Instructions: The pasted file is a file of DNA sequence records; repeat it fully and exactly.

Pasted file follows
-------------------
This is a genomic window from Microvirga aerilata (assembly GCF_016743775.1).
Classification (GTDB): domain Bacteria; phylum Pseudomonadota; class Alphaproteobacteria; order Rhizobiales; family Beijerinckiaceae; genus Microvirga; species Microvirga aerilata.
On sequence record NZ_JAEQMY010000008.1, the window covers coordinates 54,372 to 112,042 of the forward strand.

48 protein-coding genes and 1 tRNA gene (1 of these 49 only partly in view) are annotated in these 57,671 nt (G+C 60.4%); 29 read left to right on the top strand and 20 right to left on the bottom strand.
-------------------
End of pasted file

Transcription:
This is a genomic window from Microvirga aerilata (assembly GCF_016743775.1).
Classification (GTDB): domain Bacteria; phylum Pseudomonadota; class Alphaproteobacteria; order Rhizobiales; family Beijerinckiaceae; genus Microvirga; species Microvirga aerilata.
On sequence record NZ_JAEQMY010000008.1, the window covers coordinates 54,372 to 112,042 of the forward strand.

48 protein-coding genes and 1 tRNA gene (1 of these 49 only partly in view) are annotated in these 57,671 nt (G+C 60.4%); 29 read left to right on the top strand and 20 right to left on the bottom strand.